The International Monetary Fund (IMF) has already said it is ready to offer grants and debt relief to poorer countries affected by the virus. World central banks have spoken about a collective response to lower rates and improve global liquidity conditions, and the U.S. Federal Reserve has already cut interest rates by 50 bps.

We do not, however, rule out further market volatility in the coming weeks. A series of negative headlines regarding the spread of the disease and its short-term effects on the economy seem inevitable. Meanwhile, it is human nature to seek profit in buoyant markets. That is why we say we believe changes in spreads present a buying opportunity for investors with a medium-term outlook.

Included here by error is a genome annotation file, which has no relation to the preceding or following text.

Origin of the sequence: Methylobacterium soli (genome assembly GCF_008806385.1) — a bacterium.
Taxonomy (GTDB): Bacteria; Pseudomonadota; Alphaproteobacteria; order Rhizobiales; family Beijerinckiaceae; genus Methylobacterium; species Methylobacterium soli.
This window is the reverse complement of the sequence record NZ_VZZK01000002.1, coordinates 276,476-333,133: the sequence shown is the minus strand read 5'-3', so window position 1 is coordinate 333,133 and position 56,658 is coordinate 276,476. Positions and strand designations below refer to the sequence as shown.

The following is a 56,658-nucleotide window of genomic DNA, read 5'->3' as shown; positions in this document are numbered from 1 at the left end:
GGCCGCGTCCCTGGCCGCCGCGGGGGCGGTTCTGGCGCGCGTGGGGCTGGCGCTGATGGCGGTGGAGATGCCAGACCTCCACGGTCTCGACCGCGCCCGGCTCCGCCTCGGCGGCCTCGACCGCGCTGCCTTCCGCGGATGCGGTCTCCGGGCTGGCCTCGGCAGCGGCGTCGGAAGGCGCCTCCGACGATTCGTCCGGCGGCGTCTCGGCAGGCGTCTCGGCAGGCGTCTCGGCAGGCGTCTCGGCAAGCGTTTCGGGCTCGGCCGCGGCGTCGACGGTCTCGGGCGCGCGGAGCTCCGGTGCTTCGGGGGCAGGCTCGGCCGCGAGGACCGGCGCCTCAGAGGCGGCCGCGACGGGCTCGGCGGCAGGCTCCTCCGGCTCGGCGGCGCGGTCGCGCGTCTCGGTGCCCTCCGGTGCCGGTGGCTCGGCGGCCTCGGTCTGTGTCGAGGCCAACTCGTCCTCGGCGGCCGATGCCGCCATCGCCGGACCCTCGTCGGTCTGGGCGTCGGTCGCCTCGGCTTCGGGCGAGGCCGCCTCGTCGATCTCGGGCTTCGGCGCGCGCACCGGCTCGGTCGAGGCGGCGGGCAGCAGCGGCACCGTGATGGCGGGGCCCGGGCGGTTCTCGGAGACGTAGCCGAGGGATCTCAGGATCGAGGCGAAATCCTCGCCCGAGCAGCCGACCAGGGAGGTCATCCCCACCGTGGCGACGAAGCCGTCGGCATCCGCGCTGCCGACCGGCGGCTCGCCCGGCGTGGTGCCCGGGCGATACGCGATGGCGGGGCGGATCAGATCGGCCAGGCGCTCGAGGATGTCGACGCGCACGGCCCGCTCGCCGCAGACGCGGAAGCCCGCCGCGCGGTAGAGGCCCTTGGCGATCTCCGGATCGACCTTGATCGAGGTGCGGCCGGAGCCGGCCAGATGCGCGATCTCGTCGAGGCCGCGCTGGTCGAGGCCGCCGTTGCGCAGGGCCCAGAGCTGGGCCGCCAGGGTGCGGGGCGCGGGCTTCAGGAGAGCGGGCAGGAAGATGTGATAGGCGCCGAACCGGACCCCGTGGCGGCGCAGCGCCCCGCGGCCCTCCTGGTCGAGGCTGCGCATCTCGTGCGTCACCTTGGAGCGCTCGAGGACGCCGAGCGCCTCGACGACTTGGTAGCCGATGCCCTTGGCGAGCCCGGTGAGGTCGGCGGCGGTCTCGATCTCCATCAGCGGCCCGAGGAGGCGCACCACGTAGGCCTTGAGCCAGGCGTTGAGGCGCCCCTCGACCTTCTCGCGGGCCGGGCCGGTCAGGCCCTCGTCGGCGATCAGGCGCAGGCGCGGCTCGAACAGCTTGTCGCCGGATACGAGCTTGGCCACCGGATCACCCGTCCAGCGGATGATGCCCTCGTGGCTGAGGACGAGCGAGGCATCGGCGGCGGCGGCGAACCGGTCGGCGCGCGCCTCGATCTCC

Investment Implications—Sovereign EMD

The sell-off in high-yield, commodity-sensitive markets has been particularly pronounced over the past week on both an absolute and relative basis, and the disconnect in valuations between high-yield and investment-grade markets is notable.

Additionally, indiscriminate selling in very thin liquidity may offer some excellent entry points in specific names that we believe now offer value on a medium-term basis, so we believe selectively adding risk now makes sense.

In the CEEMEA region (which includes Central and Eastern Europe, the Middle East, and Africa), we like oil-levered economies in key Middle Eastern nations. Bahrain has been improving fiscally and has strong regional support; it looks particularly attractive if the Organization of the Petroleum Exporting Countries (OPEC) supports oil prices. Oman is now trading with significant rating downgrades and could be an improving fiscal story if the new Sultan delivers on his early rhetoric to decentralize power. And Uzbekistan is a relatively illiquid market with a strong reform story and attractive spreads.